Science and technology impact many public policy issues today, from energy and the environment, to public health and privacy. But how is public opinion and knowledge of science informed or misinformed by our political discourse? A new book titled, “The War on Science,” is starting conversations about the relationship between science and democracy.
A conversation with the author of “The War on Science”
Science and technology impact many public policy issues today, from energy and the environment to public health and privacy.
But how is public opinion and knowledge of science informed or misinformed by our political discourse?
A new book titled 'The War on Science' is starting conversations about the relationship between science and democracy.
This segment is part of our ongoing series of reports, 'Peril & Promise: The Challenge of Climate Change.'
Joining me today is science advocate, filmmaker, and author Shawn Otto.
Thanks for being here.
Thanks for having me.
So I love how you describe the shift from understanding science among common people from know-how, knowing how to put together maybe a radio, to magic.
I don't know how to put together my cellphone.
And how that shifted things from knowledge to belief.
How has this shifted how we talk about scientific issues, especially in politics?
Science isn't really something that we should be thinking about in terms of belief.
When we become vulnerable to disinformation campaigns is when science becomes so complex that it's not really accessible in that know-how way.
And then we have to trust what other people say about it.
And it gets into those areas of belief and whether or not you believe in climate change or whether or not you believe that vaccines don't cause autism.
Right, and I wanna go straight to the first question in your book.
Who is waging the war on science?
There are actually three areas that it's being waged.
One is by fundamentalist evangelicals who really object to what modern biological sciences are saying about human reproduction and sexuality and about origins.
They have been developing language to refute science for about 25 years now.
They're... The next one is coming out of actually left-wing academia, a post-modern movement that refutes the idea that there's any such thing as objective knowledge -- that science is just another way of knowing, like any other kind of truth.
The problem is is that that group has taught most of our journalists for two generations that there's no such thing as objectivity.
So we see the, kind of, evolution of post-fact politics that we're seeing now, where journalists don't take a position on whether something is supported by the evidence or not.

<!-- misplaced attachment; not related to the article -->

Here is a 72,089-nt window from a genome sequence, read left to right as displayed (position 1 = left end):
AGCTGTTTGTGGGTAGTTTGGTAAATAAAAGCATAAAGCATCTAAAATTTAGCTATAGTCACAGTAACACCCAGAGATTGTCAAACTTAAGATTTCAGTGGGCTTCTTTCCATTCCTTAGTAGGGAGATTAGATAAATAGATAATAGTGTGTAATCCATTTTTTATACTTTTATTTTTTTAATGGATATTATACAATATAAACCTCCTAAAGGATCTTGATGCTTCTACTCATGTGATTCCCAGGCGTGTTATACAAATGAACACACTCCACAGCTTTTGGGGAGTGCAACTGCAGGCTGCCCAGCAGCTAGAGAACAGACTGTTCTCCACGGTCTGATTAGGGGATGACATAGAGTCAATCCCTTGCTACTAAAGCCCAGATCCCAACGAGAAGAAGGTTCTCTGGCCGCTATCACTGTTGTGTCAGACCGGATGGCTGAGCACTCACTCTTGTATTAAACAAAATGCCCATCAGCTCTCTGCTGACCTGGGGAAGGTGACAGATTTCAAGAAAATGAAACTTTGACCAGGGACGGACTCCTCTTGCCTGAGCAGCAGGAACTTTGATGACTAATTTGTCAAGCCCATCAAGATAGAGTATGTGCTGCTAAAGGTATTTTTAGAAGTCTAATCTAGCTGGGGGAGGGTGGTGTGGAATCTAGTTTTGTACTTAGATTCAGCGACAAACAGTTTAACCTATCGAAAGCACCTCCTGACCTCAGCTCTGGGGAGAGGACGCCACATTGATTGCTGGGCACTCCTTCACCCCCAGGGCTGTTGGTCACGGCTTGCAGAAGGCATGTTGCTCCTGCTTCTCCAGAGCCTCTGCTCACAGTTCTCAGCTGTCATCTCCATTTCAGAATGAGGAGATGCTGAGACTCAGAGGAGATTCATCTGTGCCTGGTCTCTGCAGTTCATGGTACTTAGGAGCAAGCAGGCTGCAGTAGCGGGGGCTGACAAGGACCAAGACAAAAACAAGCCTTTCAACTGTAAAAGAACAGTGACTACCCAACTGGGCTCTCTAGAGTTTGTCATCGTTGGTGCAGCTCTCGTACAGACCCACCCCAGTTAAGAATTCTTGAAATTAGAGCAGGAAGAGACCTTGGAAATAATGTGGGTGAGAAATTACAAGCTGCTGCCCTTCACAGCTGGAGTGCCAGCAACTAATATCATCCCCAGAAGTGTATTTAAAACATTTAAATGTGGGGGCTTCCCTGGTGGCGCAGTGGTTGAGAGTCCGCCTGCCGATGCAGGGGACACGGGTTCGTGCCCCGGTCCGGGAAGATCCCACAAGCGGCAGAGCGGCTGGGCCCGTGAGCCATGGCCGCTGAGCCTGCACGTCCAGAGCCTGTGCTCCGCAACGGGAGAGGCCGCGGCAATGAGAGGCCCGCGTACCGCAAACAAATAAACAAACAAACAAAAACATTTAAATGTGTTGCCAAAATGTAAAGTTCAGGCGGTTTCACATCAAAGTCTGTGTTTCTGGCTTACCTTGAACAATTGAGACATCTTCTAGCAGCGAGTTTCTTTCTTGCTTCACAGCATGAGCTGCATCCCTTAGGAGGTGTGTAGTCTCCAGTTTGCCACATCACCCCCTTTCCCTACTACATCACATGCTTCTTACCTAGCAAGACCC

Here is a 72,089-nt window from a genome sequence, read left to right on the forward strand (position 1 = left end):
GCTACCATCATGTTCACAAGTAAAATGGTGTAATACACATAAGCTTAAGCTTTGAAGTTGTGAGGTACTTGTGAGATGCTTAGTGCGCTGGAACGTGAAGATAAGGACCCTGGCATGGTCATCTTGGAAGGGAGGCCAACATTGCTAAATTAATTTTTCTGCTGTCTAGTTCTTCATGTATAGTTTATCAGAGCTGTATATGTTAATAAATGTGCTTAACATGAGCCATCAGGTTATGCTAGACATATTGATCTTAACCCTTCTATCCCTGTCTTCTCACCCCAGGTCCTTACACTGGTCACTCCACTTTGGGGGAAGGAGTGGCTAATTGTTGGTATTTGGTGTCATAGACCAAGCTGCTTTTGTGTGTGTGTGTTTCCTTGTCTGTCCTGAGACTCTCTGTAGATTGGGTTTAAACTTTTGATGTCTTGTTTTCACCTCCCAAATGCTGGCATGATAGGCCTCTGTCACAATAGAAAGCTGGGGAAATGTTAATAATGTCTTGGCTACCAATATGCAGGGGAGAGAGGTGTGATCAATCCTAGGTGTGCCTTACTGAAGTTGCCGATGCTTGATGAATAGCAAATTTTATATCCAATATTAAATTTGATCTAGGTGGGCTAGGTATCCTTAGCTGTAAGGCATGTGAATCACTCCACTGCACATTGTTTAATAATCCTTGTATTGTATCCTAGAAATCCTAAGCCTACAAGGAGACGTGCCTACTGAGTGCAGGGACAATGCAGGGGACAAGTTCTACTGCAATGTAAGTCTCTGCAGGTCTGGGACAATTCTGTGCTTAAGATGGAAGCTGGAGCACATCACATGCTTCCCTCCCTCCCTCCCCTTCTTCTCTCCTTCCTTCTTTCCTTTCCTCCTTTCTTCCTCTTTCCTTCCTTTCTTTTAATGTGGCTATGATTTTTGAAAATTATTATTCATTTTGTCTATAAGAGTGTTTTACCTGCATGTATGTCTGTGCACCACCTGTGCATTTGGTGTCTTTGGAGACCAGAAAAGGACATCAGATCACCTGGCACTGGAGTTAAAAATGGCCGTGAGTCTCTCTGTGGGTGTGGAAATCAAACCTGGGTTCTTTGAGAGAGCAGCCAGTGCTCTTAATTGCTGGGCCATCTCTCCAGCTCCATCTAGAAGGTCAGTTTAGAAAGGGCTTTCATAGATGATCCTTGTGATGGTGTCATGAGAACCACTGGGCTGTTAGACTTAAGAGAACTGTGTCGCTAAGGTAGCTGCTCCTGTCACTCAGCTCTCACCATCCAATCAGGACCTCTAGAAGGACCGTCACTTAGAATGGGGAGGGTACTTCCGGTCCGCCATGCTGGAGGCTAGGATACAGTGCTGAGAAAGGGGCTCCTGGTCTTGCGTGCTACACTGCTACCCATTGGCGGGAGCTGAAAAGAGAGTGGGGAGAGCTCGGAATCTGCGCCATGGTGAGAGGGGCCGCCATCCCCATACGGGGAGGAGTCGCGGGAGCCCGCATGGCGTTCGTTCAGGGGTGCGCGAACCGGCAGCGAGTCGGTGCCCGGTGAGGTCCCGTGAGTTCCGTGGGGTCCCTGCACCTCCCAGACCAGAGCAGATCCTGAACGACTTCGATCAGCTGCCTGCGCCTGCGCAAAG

And the third area, the third front on the war on science, is the one that's probably the most powerful, that you're exploring right now, in some ways, which is about climate change.
But it's also about other areas in -- of environmental and biological science that show that we ought to regulate some industry function.
And industry turns around and invests to create uncertainty about that science to shortchange the democratic process.
When you talk about the media, because that's such a big way that people get information, and then they're bringing that to their dinner table conversations --
What is the responsibility of media to find that truth that's not going to be an oversimplification and not going to be a false objectivity?
Well, it's really a profound responsibility in a democracy.
That's really the original conceived purpose of the free press.
That's why Thomas Jefferson really advocated for the free press so that the people could hold those in power accountable to the evidence.
And when the press has moved away from the idea of that there is evidence that you can hold the powerful accountable to and gotten into this idea of 'We're going to just wash our hands of it all, and we'll present both sides.
And we'll find a scientist in one side that's representing all the known hard-won evidence created from billions of measurements over decades.
And then, well, because we have to be balanced, we'll find somebody with a different opinion from the 'other side,'' Then that creates a false balance between opinion and evidence.
And what that winds up doing is skewing democracy further and further towards extreme opinions by elevating those unsupported opinions and acting as if they have the same weight as the tested evidence that we've developed through science.
So if users -- readers and viewers can't always rely on what they're seeing and hearing, where should individuals find the information that they need to know?
It's getting harder and harder to do that, especially with... You've heard in the last couple of days, talk about Facebook and other social media groups, Google, and about how people are tending to isolate themselves in social bubbles where they're surrounded by people who think similar to them.
And social media is now the number-one sharing of news clips.
So people wind up seeing very different realities, sometimes, and very different accounts.
And that, again, allows disinformation players... And in the climate battles, for instance, they're spending about a billion dollars a year to create uncertainty about the findings of climate science.
So who should we be looking to to correct all this misinformation?
It's very difficult.
That's why there is a growing movement of fact checking.
Factcheck.org and SciCheck do a good job with that.
But we need a verification process.
And the media really needs to start rethinking their role in democracy and what their purpose is.
Their purpose is not necessarily to be an outside player outside of a democracy.
It's to hold the powerful accountable to the evidence.
And that's one of the reasons that I've written the book and am talking about it.
Shawn Otto, author of 'The War on Science,' thanks very much for being here.
Thanks so much for having me.